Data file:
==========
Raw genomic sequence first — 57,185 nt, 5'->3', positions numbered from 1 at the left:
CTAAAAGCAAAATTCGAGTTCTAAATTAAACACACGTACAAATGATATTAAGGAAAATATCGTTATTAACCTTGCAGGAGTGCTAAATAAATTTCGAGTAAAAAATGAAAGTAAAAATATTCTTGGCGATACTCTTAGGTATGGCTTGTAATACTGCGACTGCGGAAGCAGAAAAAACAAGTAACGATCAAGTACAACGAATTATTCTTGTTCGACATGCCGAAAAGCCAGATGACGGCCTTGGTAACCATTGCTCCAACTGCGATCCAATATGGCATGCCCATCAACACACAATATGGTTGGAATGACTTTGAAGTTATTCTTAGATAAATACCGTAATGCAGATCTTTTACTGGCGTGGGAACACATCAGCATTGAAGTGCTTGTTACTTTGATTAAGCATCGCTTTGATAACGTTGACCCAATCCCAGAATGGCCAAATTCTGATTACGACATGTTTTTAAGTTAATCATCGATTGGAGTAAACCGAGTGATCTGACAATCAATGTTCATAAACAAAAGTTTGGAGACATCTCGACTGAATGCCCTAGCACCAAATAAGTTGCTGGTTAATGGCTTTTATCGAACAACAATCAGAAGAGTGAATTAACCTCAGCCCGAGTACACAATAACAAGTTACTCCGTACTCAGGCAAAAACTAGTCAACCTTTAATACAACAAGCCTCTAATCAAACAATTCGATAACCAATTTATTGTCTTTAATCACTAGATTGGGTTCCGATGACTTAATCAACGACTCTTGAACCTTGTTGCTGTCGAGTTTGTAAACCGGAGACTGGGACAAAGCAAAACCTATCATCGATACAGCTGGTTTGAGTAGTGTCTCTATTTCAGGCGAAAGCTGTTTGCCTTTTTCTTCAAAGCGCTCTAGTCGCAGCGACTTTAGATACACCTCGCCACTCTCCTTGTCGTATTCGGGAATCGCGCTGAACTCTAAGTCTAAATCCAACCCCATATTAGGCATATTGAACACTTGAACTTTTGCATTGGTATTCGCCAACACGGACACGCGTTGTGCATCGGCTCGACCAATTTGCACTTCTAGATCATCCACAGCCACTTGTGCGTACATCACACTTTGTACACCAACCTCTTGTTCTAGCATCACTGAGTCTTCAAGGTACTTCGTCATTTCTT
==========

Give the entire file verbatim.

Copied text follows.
Raw genomic sequence first — 57,185 nt, 5'->3', positions numbered from 1 at the left:
CTAAAAGCAAAATTCGAGTTCTAAATTAAACACACGTACAAATGATATTAAGGAAAATATCGTTATTAACCTTGCAGGAGTGCTAAATAAATTTCGAGTAAAAAATGAAAGTAAAAATATTCTTGGCGATACTCTTAGGTATGGCTTGTAATACTGCGACTGCGGAAGCAGAAAAAACAAGTAACGATCAAGTACAACGAATTATTCTTGTTCGACATGCCGAAAAGCCAGATGACGGCCTTGGTAACCATTGCTCCAACTGCGATCCAATATGGCATGCCCATCAACACACAATATGGTTGGAATGACTTTGAAGTTATTCTTAGATAAATACCGTAATGCAGATCTTTTACTGGCGTGGGAACACATCAGCATTGAAGTGCTTGTTACTTTGATTAAGCATCGCTTTGATAACGTTGACCCAATCCCAGAATGGCCAAATTCTGATTACGACATGTTTTTAAGTTAATCATCGATTGGAGTAAACCGAGTGATCTGACAATCAATGTTCATAAACAAAAGTTTGGAGACATCTCGACTGAATGCCCTAGCACCAAATAAGTTGCTGGTTAATGGCTTTTATCGAACAACAATCAGAAGAGTGAATTAACCTCAGCCCGAGTACACAATAACAAGTTACTCCGTACTCAGGCAAAAACTAGTCAACCTTTAATACAACAAGCCTCTAATCAAACAATTCGATAACCAATTTATTGTCTTTAATCACTAGATTGGGTTCCGATGACTTAATCAACGACTCTTGAACCTTGTTGCTGTCGAGTTTGTAAACCGGAGACTGGGACAAAGCAAAACCTATCATCGATACAGCTGGTTTGAGTAGTGTCTCTATTTCAGGCGAAAGCTGTTTGCCTTTTTCTTCAAAGCGCTCTAGTCGCAGCGACTTTAGATACACCTCGCCACTCTCCTTGTCGTATTCGGGAATCGCGCTGAACTCTAAGTCTAAATCCAACCCCATATTAGGCATATTGAACACTTGAACTTTTGCATTGGTATTCGCCAACACGGACACGCGTTGTGCATCGGCTCGACCAATTTGCACTTCTAGATCATCCACAGCCACTTGTGCGTACATCACACTTTGTACACCAACCTCTTGTTCTAGCATCACTGAGTCTTCAAGGTACTTCGTCATTTCTT